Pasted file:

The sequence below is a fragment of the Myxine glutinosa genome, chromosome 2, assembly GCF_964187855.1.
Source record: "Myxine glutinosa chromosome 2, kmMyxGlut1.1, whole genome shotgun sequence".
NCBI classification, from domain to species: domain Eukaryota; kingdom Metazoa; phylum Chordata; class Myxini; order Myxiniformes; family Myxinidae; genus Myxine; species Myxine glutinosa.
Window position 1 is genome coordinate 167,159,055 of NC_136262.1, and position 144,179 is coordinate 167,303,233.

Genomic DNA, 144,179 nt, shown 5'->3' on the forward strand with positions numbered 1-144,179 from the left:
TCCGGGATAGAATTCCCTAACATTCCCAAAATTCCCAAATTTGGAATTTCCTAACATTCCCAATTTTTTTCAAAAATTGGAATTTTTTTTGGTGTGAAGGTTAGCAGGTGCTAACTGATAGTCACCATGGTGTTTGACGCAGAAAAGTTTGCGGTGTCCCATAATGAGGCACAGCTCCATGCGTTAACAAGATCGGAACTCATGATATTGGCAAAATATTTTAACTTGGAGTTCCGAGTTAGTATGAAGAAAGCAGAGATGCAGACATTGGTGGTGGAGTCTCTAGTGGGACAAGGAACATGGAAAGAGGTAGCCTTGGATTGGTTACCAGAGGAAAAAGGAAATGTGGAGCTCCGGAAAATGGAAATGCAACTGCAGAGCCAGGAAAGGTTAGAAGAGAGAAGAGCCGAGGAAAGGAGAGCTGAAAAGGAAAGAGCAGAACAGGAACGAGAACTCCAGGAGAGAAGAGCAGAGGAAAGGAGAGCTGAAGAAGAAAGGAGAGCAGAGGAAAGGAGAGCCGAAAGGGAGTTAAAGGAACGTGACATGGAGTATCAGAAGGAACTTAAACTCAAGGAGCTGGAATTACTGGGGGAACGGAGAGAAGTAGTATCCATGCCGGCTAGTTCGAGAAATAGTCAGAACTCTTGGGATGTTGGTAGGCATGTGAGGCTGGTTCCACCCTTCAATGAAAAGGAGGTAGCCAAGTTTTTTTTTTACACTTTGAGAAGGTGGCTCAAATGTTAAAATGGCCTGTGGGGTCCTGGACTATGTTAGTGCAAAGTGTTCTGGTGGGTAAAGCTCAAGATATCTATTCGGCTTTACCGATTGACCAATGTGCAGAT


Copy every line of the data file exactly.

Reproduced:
The sequence below is a fragment of the Myxine glutinosa genome, chromosome 2, assembly GCF_964187855.1.
Source record: "Myxine glutinosa chromosome 2, kmMyxGlut1.1, whole genome shotgun sequence".
NCBI classification, from domain to species: domain Eukaryota; kingdom Metazoa; phylum Chordata; class Myxini; order Myxiniformes; family Myxinidae; genus Myxine; species Myxine glutinosa.
Window position 1 is genome coordinate 167,159,055 of NC_136262.1, and position 144,179 is coordinate 167,303,233.

Genomic DNA, 144,179 nt, shown 5'->3' on the forward strand with positions numbered 1-144,179 from the left:
TCCGGGATAGAATTCCCTAACATTCCCAAAATTCCCAAATTTGGAATTTCCTAACATTCCCAATTTTTTTCAAAAATTGGAATTTTTTTTGGTGTGAAGGTTAGCAGGTGCTAACTGATAGTCACCATGGTGTTTGACGCAGAAAAGTTTGCGGTGTCCCATAATGAGGCACAGCTCCATGCGTTAACAAGATCGGAACTCATGATATTGGCAAAATATTTTAACTTGGAGTTCCGAGTTAGTATGAAGAAAGCAGAGATGCAGACATTGGTGGTGGAGTCTCTAGTGGGACAAGGAACATGGAAAGAGGTAGCCTTGGATTGGTTACCAGAGGAAAAAGGAAATGTGGAGCTCCGGAAAATGGAAATGCAACTGCAGAGCCAGGAAAGGTTAGAAGAGAGAAGAGCCGAGGAAAGGAGAGCTGAAAAGGAAAGAGCAGAACAGGAACGAGAACTCCAGGAGAGAAGAGCAGAGGAAAGGAGAGCTGAAGAAGAAAGGAGAGCAGAGGAAAGGAGAGCCGAAAGGGAGTTAAAGGAACGTGACATGGAGTATCAGAAGGAACTTAAACTCAAGGAGCTGGAATTACTGGGGGAACGGAGAGAAGTAGTATCCATGCCGGCTAGTTCGAGAAATAGTCAGAACTCTTGGGATGTTGGTAGGCATGTGAGGCTGGTTCCACCCTTCAATGAAAAGGAGGTAGCCAAGTTTTTTTTTTACACTTTGAGAAGGTGGCTCAAATGTTAAAATGGCCTGTGGGGTCCTGGACTATGTTAGTGCAAAGTGTTCTGGTGGGTAAAGCTCAAGATATCTATTCGGCTTTACCGATTGACCAATGTGCAGAT